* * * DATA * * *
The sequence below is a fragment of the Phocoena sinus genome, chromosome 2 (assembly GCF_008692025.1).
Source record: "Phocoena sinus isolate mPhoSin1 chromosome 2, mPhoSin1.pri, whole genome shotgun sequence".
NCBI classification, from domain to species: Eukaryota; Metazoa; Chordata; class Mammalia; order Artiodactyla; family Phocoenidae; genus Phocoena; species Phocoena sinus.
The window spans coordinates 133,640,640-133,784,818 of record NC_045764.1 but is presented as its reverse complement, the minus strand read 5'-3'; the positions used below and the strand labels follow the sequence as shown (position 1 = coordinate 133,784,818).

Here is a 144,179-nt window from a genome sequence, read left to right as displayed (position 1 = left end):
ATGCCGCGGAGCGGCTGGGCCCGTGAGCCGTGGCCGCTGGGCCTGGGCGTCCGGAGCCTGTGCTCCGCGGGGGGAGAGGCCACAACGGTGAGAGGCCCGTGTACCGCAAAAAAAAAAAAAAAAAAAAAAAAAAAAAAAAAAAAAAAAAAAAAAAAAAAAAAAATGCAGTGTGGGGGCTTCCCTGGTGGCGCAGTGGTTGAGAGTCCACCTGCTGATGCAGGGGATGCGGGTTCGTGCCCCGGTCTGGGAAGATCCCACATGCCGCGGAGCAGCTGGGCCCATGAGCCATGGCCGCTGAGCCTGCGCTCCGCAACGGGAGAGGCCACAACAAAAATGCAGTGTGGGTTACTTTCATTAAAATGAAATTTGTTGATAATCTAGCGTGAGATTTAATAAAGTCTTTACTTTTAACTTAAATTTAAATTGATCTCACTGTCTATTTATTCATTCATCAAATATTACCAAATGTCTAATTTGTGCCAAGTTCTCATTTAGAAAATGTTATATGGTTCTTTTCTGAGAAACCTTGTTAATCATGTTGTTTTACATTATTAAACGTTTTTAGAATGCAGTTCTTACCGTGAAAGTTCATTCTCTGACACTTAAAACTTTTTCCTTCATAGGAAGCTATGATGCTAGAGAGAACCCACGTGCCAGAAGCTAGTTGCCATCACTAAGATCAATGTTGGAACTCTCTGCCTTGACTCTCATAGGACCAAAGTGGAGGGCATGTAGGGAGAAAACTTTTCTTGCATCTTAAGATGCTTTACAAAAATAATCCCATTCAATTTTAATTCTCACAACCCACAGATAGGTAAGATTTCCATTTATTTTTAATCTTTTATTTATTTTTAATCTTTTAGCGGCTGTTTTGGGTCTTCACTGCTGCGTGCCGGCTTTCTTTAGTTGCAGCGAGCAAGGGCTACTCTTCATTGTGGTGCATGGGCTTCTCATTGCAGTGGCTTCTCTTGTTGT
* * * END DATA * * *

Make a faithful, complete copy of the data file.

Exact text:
The sequence below is a fragment of the Phocoena sinus genome, chromosome 2 (assembly GCF_008692025.1).
Source record: "Phocoena sinus isolate mPhoSin1 chromosome 2, mPhoSin1.pri, whole genome shotgun sequence".
NCBI classification, from domain to species: Eukaryota; Metazoa; Chordata; class Mammalia; order Artiodactyla; family Phocoenidae; genus Phocoena; species Phocoena sinus.
The window spans coordinates 133,640,640-133,784,818 of record NC_045764.1 but is presented as its reverse complement, the minus strand read 5'-3'; the positions used below and the strand labels follow the sequence as shown (position 1 = coordinate 133,784,818).

Here is a 144,179-nt window from a genome sequence, read left to right as displayed (position 1 = left end):
ATGCCGCGGAGCGGCTGGGCCCGTGAGCCGTGGCCGCTGGGCCTGGGCGTCCGGAGCCTGTGCTCCGCGGGGGGAGAGGCCACAACGGTGAGAGGCCCGTGTACCGCAAAAAAAAAAAAAAAAAAAAAAAAAAAAAAAAAAAAAAAAAAAAAAAAAAAAAAAATGCAGTGTGGGGGCTTCCCTGGTGGCGCAGTGGTTGAGAGTCCACCTGCTGATGCAGGGGATGCGGGTTCGTGCCCCGGTCTGGGAAGATCCCACATGCCGCGGAGCAGCTGGGCCCATGAGCCATGGCCGCTGAGCCTGCGCTCCGCAACGGGAGAGGCCACAACAAAAATGCAGTGTGGGTTACTTTCATTAAAATGAAATTTGTTGATAATCTAGCGTGAGATTTAATAAAGTCTTTACTTTTAACTTAAATTTAAATTGATCTCACTGTCTATTTATTCATTCATCAAATATTACCAAATGTCTAATTTGTGCCAAGTTCTCATTTAGAAAATGTTATATGGTTCTTTTCTGAGAAACCTTGTTAATCATGTTGTTTTACATTATTAAACGTTTTTAGAATGCAGTTCTTACCGTGAAAGTTCATTCTCTGACACTTAAAACTTTTTCCTTCATAGGAAGCTATGATGCTAGAGAGAACCCACGTGCCAGAAGCTAGTTGCCATCACTAAGATCAATGTTGGAACTCTCTGCCTTGACTCTCATAGGACCAAAGTGGAGGGCATGTAGGGAGAAAACTTTTCTTGCATCTTAAGATGCTTTACAAAAATAATCCCATTCAATTTTAATTCTCACAACCCACAGATAGGTAAGATTTCCATTTATTTTTAATCTTTTATTTATTTTTAATCTTTTAGCGGCTGTTTTGGGTCTTCACTGCTGCGTGCCGGCTTTCTTTAGTTGCAGCGAGCAAGGGCTACTCTTCATTGTGGTGCATGGGCTTCTCATTGCAGTGGCTTCTCTTGTTGT